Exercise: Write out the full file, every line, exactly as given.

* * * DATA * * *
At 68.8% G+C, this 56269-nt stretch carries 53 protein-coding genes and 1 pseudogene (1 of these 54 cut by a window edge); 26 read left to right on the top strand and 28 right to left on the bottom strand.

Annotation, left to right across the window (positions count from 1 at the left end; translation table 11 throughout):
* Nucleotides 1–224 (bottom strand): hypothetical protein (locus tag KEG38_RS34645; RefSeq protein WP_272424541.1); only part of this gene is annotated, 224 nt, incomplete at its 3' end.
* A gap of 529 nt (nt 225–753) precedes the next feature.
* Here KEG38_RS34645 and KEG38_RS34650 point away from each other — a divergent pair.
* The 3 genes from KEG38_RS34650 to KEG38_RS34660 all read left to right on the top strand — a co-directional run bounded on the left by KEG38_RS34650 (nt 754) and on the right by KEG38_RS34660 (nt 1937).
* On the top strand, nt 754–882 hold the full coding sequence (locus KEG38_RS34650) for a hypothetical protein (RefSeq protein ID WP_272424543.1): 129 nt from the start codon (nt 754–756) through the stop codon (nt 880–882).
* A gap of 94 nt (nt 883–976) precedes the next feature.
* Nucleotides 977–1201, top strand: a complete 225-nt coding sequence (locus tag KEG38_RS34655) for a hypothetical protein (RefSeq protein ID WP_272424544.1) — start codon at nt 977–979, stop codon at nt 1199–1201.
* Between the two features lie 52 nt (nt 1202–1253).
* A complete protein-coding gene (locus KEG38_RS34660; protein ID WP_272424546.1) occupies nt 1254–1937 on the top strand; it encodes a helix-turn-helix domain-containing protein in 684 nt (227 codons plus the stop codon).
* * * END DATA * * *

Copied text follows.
At 68.8% G+C, this 56269-nt stretch carries 53 protein-coding genes and 1 pseudogene (1 of these 54 cut by a window edge); 26 read left to right on the top strand and 28 right to left on the bottom strand.

Annotation, left to right across the window (positions count from 1 at the left end; translation table 11 throughout):
* Nucleotides 1–224 (bottom strand): hypothetical protein (locus tag KEG38_RS34645; RefSeq protein WP_272424541.1); only part of this gene is annotated, 224 nt, incomplete at its 3' end.
* A gap of 529 nt (nt 225–753) precedes the next feature.
* Here KEG38_RS34645 and KEG38_RS34650 point away from each other — a divergent pair.
* The 3 genes from KEG38_RS34650 to KEG38_RS34660 all read left to right on the top strand — a co-directional run bounded on the left by KEG38_RS34650 (nt 754) and on the right by KEG38_RS34660 (nt 1937).
* On the top strand, nt 754–882 hold the full coding sequence (locus KEG38_RS34650) for a hypothetical protein (RefSeq protein ID WP_272424543.1): 129 nt from the start codon (nt 754–756) through the stop codon (nt 880–882).
* A gap of 94 nt (nt 883–976) precedes the next feature.
* Nucleotides 977–1201, top strand: a complete 225-nt coding sequence (locus tag KEG38_RS34655) for a hypothetical protein (RefSeq protein ID WP_272424544.1) — start codon at nt 977–979, stop codon at nt 1199–1201.
* Between the two features lie 52 nt (nt 1202–1253).
* A complete protein-coding gene (locus KEG38_RS34660; protein ID WP_272424546.1) occupies nt 1254–1937 on the top strand; it encodes a helix-turn-helix domain-containing protein in 684 nt (227 codons plus the stop codon).